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The story behind Sandy Tatum’s enduring line

June 23, 2017

David Cannon/Getty Images

Sandy Tatum insisted there was never a specific question. When he uttered the words that came to define the U.S. Open—and to an extent, his legacy—he was only responding to the pervading atmosphere around him.

By Thursday evening of the 1974 Open, that atmosphere was toxic. After the first round at Winged Foot, there was not a single player under par. The best one among them, Jack Nicklaus, had rolled his first putt that day right off the green. With each passing moment, Tatum, the man largely responsible for the course setup, said, "It felt like radiation was spreading."

And so came the line, the one you hear every year at the U.S. Open, and likely will for as long as they play it.

"We're not trying to humiliate the best players in the world," the chairman of the USGA's competition committee declared that day. "We're simply trying to identify who they are."

Tatum, one of golf's noblest and most beloved figures, died on Thursday at 97, leaving behind a lifetime immersed in the game he loved, and words that have transcended more than just that week at Winged Foot. When I spoke to him years later about that Open, he insisted on the precise wording of his famous line. You'll hear different versions on occasion. Sometimes "embarrass" is used. Sometimes it's Tatum responding to a question from a reporter. Even the day before, as described in Dick Schaap's book, The Massacre at Winged Foot, Tatum used a variation of the famous quote in a press conference, saying the USGA was not out to "confound the best golfers in the world." But that was Wednesday, when discussion of the difficult Winged Foot setup was still mostly speculative. Thursday was another matter.

"The scores were now in," Tatum said. "The bomb had fallen."

It's difficult to overstate the influence of Tatum's words at Winged Foot. They've become a rallying cry for the entire USGA in conducting the national championship. They help explain why players treat the Open with a mixture of reverence and disdain. And they were a hallmark for Tatum, a former Rhodes Scholar, accomplished lawyer and USGA president who knew those words likely will remain attached to his name even after he was gone.

"I don't remember the reaction as it came out," he said. "But I have to say, I've been more than surprised and more than pleased it's had the legs it has."

It's not as if '74 was the first Open to be overly penal. There was 1951 at Oakland Hills, where a victorious Ben Hogan claimed to have brought a monster to its knees but still finished at seven-over par. There was a dozen years later at The Country Club outside Boston, where nine-over par was good enough to get you into a playoff. Long before the golf world returned to Winged Foot, Sam Snead had cracked that Open fairways were usually so narrow, you had to walk down them single file.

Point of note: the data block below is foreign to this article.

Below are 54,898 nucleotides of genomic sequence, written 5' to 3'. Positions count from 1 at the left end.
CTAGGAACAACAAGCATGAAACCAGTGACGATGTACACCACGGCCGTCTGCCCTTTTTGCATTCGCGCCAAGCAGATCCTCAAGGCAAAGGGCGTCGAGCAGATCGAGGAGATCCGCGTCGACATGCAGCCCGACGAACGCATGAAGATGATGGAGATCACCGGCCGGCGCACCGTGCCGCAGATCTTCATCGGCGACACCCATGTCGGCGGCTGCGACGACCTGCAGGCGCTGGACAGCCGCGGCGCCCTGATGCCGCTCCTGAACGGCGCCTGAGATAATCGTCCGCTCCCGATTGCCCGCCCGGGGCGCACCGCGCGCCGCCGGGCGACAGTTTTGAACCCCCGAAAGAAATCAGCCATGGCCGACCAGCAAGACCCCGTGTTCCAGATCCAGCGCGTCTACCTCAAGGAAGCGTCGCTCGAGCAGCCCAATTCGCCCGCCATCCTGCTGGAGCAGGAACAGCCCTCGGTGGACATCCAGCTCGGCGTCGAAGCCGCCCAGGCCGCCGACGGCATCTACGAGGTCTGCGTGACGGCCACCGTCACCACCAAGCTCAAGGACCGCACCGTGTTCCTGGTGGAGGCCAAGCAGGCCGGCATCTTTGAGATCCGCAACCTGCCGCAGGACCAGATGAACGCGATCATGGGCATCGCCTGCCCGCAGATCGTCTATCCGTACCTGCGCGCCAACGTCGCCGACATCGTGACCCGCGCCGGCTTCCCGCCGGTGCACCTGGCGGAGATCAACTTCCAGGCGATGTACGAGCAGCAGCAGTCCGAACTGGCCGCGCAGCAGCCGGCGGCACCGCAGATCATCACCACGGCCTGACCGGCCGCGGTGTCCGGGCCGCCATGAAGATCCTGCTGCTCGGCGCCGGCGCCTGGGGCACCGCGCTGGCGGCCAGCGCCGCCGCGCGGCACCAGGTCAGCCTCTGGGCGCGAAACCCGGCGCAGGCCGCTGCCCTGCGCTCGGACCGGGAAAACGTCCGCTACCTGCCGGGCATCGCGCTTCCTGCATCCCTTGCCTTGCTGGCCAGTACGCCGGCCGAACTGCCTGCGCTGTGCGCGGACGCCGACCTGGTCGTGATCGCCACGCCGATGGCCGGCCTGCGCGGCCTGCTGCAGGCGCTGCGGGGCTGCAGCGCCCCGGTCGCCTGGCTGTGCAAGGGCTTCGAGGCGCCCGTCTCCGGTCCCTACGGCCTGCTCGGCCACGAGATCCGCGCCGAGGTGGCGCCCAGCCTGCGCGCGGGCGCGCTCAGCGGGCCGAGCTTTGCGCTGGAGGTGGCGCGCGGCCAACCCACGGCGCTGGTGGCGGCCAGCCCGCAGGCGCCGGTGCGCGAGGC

But there was something different about '74. To players, Winged Foot was not just set up unfairly, but in a way, maliciously. Tatum could have said whatever he wanted. To many players, the "massacre" that year was a direct response to what had happened in the Open the year before, when Johnny Miller shot 63 at Oakmont to win his first U.S. Open.

"It certainly seemed that there had to be a reason why this one was so much more difficult than any other Open anyone can remember. This was only my second Open, but a lot of the veteran guys in the locker room were saying they've never seen an Open set-up this difficult, so the consensus was it was because of Johnny's 63."

The sentiment has been echoed by everyone from Miller on down, but the one person who argues otherwise is the man who presided over the set-up. Yes, Tatum said, Oakmont was an aberration. Yes, there were extenuating circumstances that led to it being a more forgiving test than he and the championship committee had envisioned.

"But that was not in any shape or form on my mind when I went through the setup at Winged Foot," Tatum said.

Besides, Tatum still didn't see what the big deal was. A former NCAA champion at Stanford, he played the West Course early in the week of the '74 Open and determined the course was eminently fair.

"As the week evolved, there was never a time that I had any question about the validity of the set-up," he said. "If the players played it at the level they were capable of playing, they could still make birdies."

By the end of play Thursday, however, when Gary Player held the first-round lead at even-par 70, it was apparent that birdies would be in short supply. Players were fuming. Conspiracy theories began to gather momentum. And when the press came looking for a response, Tatum displayed a more deft touch than any player in the field.

"It was totally spontaneous," he said. "But it was obviously in my head that people thought what the USGA was all about was humiliating these guys."

Years later, that perception hasn't changed. Maybe what happened at Winged Foot wasn't the first example of an Open confounding its participants, but Tatum agreed that Open setups have become consistently more difficult ever since. Every year the national championship represents the most difficult challenge of the season. Players lose their patience. Many curse the course. Others just curse the USGA.

At least now, thanks to Sandy Tatum, the USGA has a comeback.